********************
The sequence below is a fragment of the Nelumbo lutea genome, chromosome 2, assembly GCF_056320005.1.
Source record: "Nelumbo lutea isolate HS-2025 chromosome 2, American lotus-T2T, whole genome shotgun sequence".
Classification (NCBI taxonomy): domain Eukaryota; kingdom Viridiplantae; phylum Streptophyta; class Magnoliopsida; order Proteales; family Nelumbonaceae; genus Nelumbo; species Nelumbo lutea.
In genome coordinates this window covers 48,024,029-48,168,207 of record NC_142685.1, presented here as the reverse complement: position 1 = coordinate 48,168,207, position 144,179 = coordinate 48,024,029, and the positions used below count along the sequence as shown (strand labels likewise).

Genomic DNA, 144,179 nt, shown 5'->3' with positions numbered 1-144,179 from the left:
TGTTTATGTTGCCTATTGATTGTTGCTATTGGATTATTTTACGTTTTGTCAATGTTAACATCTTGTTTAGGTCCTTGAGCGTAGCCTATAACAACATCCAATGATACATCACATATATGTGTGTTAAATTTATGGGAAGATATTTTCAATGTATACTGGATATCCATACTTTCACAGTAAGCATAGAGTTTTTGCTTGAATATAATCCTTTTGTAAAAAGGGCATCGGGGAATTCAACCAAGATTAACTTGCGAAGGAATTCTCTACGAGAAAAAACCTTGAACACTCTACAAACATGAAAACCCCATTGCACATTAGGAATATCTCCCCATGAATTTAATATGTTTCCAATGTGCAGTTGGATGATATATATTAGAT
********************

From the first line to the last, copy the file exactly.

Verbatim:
The sequence below is a fragment of the Nelumbo lutea genome, chromosome 2, assembly GCF_056320005.1.
Source record: "Nelumbo lutea isolate HS-2025 chromosome 2, American lotus-T2T, whole genome shotgun sequence".
Classification (NCBI taxonomy): domain Eukaryota; kingdom Viridiplantae; phylum Streptophyta; class Magnoliopsida; order Proteales; family Nelumbonaceae; genus Nelumbo; species Nelumbo lutea.
In genome coordinates this window covers 48,024,029-48,168,207 of record NC_142685.1, presented here as the reverse complement: position 1 = coordinate 48,168,207, position 144,179 = coordinate 48,024,029, and the positions used below count along the sequence as shown (strand labels likewise).

Genomic DNA, 144,179 nt, shown 5'->3' with positions numbered 1-144,179 from the left:
TGTTTATGTTGCCTATTGATTGTTGCTATTGGATTATTTTACGTTTTGTCAATGTTAACATCTTGTTTAGGTCCTTGAGCGTAGCCTATAACAACATCCAATGATACATCACATATATGTGTGTTAAATTTATGGGAAGATATTTTCAATGTATACTGGATATCCATACTTTCACAGTAAGCATAGAGTTTTTGCTTGAATATAATCCTTTTGTAAAAAGGGCATCGGGGAATTCAACCAAGATTAACTTGCGAAGGAATTCTCTACGAGAAAAAACCTTGAACACTCTACAAACATGAAAACCCCATTGCACATTAGGAATATCTCCCCATGAATTTAATATGTTTCCAATGTGCAGTTGGATGATATATATTAGAT